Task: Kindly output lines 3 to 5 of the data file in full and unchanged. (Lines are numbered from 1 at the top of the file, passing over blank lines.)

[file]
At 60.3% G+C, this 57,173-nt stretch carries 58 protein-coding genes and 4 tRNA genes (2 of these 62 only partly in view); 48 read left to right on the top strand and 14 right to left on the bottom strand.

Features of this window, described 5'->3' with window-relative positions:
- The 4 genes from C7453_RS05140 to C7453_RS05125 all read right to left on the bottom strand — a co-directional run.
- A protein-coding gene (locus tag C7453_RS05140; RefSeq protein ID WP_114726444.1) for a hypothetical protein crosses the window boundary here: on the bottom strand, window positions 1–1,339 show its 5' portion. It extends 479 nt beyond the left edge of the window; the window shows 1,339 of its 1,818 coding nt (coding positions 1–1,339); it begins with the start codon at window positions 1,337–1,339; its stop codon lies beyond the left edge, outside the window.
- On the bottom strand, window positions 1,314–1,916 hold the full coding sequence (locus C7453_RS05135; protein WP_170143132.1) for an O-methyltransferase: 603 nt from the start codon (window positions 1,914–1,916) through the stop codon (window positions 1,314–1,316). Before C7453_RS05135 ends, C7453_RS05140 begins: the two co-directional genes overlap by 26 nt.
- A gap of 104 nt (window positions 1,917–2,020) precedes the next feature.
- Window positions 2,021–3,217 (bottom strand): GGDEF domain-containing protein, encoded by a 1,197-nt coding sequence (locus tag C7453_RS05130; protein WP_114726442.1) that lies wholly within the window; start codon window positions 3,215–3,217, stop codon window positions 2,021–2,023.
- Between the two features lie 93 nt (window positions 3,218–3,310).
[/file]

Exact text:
- The 4 genes from C7453_RS05140 to C7453_RS05125 all read right to left on the bottom strand — a co-directional run.
- A protein-coding gene (locus tag C7453_RS05140; RefSeq protein ID WP_114726444.1) for a hypothetical protein crosses the window boundary here: on the bottom strand, window positions 1–1,339 show its 5' portion. It extends 479 nt beyond the left edge of the window; the window shows 1,339 of its 1,818 coding nt (coding positions 1–1,339); it begins with the start codon at window positions 1,337–1,339; its stop codon lies beyond the left edge, outside the window.
- On the bottom strand, window positions 1,314–1,916 hold the full coding sequence (locus C7453_RS05135; protein WP_170143132.1) for an O-methyltransferase: 603 nt from the start codon (window positions 1,914–1,916) through the stop codon (window positions 1,314–1,316). Before C7453_RS05135 ends, C7453_RS05140 begins: the two co-directional genes overlap by 26 nt.